ARCHITECTURAL BARRIERS AND THE PROBLEMS OF THE HANDICAPPED
To the "average" American, architectural barriers are invisible. Those who enjoy full physical powers seldom realize the difficulties experienced by the physically handicapped when confronted with such simple facts of everyday life as stairs, curbs, or escalators. To an individual on crutches, or in a wheelchair, these structural details become barriers to a normal existence. When built into a transportation complex, such structural details will render the entire system either difficult or impossible to use for the estimated 10 million citizens who suffer temporary of permanent physical handicaps.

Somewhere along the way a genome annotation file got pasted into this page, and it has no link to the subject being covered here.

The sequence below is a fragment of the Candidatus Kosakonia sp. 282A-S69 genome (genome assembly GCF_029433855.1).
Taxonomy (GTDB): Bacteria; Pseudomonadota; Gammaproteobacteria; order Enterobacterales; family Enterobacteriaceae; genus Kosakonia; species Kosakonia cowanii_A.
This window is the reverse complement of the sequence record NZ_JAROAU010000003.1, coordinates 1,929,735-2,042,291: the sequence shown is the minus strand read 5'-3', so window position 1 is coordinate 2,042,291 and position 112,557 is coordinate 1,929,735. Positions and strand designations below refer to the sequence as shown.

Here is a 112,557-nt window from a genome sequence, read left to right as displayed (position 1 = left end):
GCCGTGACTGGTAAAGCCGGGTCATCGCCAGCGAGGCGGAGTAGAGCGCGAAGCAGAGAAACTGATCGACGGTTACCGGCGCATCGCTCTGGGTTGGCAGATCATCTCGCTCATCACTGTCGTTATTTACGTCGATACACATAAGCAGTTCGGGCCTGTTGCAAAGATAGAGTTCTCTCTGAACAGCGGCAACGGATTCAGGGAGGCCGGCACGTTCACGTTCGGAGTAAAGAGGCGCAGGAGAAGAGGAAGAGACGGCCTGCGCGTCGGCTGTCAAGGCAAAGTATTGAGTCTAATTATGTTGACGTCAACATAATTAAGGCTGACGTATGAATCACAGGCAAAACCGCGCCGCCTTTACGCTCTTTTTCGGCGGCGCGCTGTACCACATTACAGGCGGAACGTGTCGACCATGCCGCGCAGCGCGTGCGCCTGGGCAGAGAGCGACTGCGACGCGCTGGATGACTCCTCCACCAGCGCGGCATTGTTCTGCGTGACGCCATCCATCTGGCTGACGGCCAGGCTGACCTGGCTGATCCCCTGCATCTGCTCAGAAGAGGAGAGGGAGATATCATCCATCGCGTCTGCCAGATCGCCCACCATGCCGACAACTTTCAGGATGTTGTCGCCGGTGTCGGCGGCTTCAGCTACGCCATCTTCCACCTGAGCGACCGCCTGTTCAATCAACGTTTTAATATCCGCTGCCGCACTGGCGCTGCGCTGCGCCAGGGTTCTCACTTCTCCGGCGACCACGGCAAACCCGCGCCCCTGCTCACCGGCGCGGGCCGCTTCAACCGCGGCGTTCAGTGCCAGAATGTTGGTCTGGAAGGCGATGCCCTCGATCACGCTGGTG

- Presented at the ASCE Specialty Conference May 31- June 2, 1972 in Washington, D.C. and compiled in the book entitled "Man/Transportation Interface".
New York, NY United States 10017-2398
- Noakes, E H
- Publication Date: 1972
- Pagination: 15 p.
- TRT Terms: Commuter service; Human factors; Passenger cars; Passenger service; Persons with disabilities; Railroad stations; Rapid transit
- Identifier Terms: Amtrak
- Subject Areas: Operations and Traffic Management; Passenger Transportation; Railroads; Safety and Human Factors; Society; Terminals and Facilities;
- Accession Number: 00054120
- Record Type: Publication
- Source Agency: American Society of Civil Engineers
- Files: TRIS
- Created Date: Jun 3 1974 12:00AM